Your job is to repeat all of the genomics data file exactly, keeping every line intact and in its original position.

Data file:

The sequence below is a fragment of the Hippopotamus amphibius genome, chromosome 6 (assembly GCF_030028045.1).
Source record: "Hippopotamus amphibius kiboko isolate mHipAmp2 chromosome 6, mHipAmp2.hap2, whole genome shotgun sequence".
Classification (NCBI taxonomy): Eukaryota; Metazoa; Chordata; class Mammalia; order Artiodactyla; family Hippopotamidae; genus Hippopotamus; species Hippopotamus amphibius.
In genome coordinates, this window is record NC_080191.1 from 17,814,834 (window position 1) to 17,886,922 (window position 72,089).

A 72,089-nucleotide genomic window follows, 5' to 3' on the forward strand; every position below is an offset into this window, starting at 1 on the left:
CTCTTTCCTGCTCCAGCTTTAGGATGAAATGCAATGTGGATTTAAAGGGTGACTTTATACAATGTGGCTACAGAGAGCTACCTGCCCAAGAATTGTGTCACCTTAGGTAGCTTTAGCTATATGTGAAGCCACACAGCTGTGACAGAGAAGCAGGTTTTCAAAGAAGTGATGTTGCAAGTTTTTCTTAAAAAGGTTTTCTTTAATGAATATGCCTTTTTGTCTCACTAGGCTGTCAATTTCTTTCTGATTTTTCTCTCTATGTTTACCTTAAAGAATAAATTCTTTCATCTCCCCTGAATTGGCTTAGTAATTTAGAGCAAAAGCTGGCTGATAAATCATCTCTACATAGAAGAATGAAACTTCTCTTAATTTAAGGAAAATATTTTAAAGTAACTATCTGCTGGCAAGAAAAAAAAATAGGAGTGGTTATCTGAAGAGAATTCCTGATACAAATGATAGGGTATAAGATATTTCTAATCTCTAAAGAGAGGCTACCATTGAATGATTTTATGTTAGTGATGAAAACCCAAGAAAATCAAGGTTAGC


The sequence below is a fragment of the Hippopotamus amphibius genome, chromosome 6 (assembly GCF_030028045.1).
Source record: "Hippopotamus amphibius kiboko isolate mHipAmp2 chromosome 6, mHipAmp2.hap2, whole genome shotgun sequence".
Classification (NCBI taxonomy): Eukaryota; Metazoa; Chordata; class Mammalia; order Artiodactyla; family Hippopotamidae; genus Hippopotamus; species Hippopotamus amphibius.
In genome coordinates, this window is record NC_080191.1 from 17,814,834 (window position 1) to 17,886,922 (window position 72,089).

A 72,089-nucleotide genomic window follows, 5' to 3' on the forward strand; every position below is an offset into this window, starting at 1 on the left:
CTCTTTCCTGCTCCAGCTTTAGGATGAAATGCAATGTGGATTTAAAGGGTGACTTTATACAATGTGGCTACAGAGAGCTACCTGCCCAAGAATTGTGTCACCTTAGGTAGCTTTAGCTATATGTGAAGCCACACAGCTGTGACAGAGAAGCAGGTTTTCAAAGAAGTGATGTTGCAAGTTTTTCTTAAAAAGGTTTTCTTTAATGAATATGCCTTTTTGTCTCACTAGGCTGTCAATTTCTTTCTGATTTTTCTCTCTATGTTTACCTTAAAGAATAAATTCTTTCATCTCCCCTGAATTGGCTTAGTAATTTAGAGCAAAAGCTGGCTGATAAATCATCTCTACATAGAAGAATGAAACTTCTCTTAATTTAAGGAAAATATTTTAAAGTAACTATCTGCTGGCAAGAAAAAAAAATAGGAGTGGTTATCTGAAGAGAATTCCTGATACAAATGATAGGGTATAAGATATTTCTAATCTCTAAAGAGAGGCTACCATTGAATGATTTTATGTTAGTGATGAAAACCCAAGAAAATCAAGGTTAGC